The Convent of La Tourette is Le Corbusier's final building completed in Europe, and is also thought by many to be his most unique program. It was built to be a self-contained world for a community of silent monks, and to accommodate the unique and specific lifestyle of the monks, the monastery is made of one hundred individual cells, a communal library, a refectory, a rooftop cloister, a church, and classrooms.
The one request to the architect by Father Marie-Alain Couturier was that he "create a silent dwelling for one hundred bodies and one hundred hearts."
The architecture of Le Corbusier is distinguishable for its five key elements, which are present in the late Modernist style of the Convent of La Tourette.
The more obvious of these in this specific project are the pilotis, or load-bearing columns, which line the inside walls and open the facade to long strip windows. The classic grass rooftops create an architectural promenade, relating back to the Villa Savoye, although the context of the convent is very different than of the residence.
The site was specifically chosen by Corbusier, as he was drawn to the steeply sloping bank with powerful views. Every one of the hundred cells features an outward-facing balcony, with communal areas underneath and the cloister running around the roof. The structural form of the building is reinforced concrete, with undulating glass surfaces located on three of the four exterior faces.
Built as a Chapel, residence and place of learning for Dominican friars, the monastery groups around a central courtyard a U-shaped mass, and the court is closed off by the chapel at the end.
The intention of architect Le Corbusier was "to give the monks what men today need most: silence and peace... This Monastery does not show off; it is on the inside that it lives." Although this was ultimately achieved, there were still reservations about the size of some of the cells, as well as the soundproofing and acoustics. Maintenance issues are still very prevalent today, with cracking concrete, defective insulation, and dangerously installed electricity.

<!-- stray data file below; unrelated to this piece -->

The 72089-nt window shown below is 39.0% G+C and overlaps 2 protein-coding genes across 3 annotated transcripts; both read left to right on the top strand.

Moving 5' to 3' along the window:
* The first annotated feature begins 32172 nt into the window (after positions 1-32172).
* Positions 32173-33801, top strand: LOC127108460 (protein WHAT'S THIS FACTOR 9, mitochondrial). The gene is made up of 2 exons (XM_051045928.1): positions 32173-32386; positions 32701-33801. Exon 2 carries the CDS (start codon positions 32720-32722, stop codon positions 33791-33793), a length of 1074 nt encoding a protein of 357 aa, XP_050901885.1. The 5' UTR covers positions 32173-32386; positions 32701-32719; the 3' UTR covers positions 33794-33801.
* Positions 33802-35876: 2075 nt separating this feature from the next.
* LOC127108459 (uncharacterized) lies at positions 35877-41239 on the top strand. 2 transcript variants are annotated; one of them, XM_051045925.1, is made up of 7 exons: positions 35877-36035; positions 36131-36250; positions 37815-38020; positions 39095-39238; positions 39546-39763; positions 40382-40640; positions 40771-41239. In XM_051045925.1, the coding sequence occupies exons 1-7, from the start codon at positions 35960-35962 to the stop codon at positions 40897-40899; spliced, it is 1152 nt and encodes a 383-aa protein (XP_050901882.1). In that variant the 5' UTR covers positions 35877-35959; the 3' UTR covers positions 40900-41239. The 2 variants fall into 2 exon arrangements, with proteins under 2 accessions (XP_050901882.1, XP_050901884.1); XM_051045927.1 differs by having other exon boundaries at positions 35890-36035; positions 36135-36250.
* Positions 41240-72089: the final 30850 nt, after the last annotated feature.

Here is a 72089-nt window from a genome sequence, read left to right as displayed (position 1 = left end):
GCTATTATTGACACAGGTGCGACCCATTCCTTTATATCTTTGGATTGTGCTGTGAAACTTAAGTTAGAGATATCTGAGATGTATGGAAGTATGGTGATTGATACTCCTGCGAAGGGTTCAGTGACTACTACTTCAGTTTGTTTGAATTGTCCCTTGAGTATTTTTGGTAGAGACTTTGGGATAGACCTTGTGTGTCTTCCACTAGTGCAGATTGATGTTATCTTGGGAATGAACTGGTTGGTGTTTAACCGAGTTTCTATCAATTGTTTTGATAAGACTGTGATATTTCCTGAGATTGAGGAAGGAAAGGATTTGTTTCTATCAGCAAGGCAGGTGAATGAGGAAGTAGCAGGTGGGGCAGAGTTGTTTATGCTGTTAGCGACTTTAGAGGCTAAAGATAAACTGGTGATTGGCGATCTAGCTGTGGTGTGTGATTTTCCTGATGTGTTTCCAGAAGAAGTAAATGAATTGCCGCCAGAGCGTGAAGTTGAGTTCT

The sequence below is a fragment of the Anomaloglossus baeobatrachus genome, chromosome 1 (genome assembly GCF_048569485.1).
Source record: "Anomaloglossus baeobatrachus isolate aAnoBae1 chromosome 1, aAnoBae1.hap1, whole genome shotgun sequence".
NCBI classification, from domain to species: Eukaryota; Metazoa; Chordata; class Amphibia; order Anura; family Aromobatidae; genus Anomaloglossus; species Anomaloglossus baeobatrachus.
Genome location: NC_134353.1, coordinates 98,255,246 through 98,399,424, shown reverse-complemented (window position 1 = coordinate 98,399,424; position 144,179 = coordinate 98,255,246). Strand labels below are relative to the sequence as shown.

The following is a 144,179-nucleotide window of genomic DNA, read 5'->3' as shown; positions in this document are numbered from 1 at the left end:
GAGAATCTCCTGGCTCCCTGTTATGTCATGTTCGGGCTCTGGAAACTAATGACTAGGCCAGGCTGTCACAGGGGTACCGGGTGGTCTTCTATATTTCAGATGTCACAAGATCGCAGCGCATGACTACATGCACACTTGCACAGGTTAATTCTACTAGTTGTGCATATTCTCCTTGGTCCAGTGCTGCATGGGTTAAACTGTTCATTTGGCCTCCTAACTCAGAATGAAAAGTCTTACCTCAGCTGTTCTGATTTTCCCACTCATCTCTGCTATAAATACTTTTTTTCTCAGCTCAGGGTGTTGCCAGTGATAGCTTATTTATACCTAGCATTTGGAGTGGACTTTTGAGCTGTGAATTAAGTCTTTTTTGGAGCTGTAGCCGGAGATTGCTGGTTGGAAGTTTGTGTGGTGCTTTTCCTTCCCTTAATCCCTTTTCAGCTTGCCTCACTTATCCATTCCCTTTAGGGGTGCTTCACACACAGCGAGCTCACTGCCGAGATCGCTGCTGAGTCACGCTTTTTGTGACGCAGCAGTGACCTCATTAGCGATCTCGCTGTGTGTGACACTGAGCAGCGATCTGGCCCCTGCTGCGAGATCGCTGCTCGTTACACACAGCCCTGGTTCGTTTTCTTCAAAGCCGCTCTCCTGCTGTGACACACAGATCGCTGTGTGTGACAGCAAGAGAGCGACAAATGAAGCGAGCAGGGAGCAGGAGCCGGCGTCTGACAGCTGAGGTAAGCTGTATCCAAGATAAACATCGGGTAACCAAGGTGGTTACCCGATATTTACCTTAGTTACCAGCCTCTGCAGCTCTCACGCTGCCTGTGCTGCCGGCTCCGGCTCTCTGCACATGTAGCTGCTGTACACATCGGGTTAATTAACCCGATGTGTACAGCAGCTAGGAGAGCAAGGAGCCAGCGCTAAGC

Much of the personality of this building is found in the interior, with the floor-to-ceiling glazing in the public areas, like the chapter room and refectory with their commanding west-facing views over the valley, library, and church entrance.
The uneven spacing of the vertical concrete mullions, or ondulatoires, and the similar divisions and uneven spacing of the horizontal components between them were fashioned according to the Modular system of proportions of Le Corbusier.
One of the best moments of the architectural promenade is the ramp down to the church entrance: an austere, concrete corridor with uneven yet rhythmic glazing, which leads to a stern metal wall that rotates to give access to the dark, colored glow to the rest of the church.
The interior of the church reveals a concrete box which is given a spiritual essence through its use of natural light and strong color, both selectively and carefully placed. "Light cannons" are created as the five different types of openings around the church let in daylight, several of which are graciously sculpted on the exterior. The colors are also present in these openings, which give the church a warm and evokative glow.
As of now, the monument has housed people for around forty years, welcoming visitors, architects, architecture lovers and students from all over the world. Today it functions as a meeting place for different disciplines connected to the human sciences and philosophy.
Update: this article has since been updated with photographs by Fernando Schapo.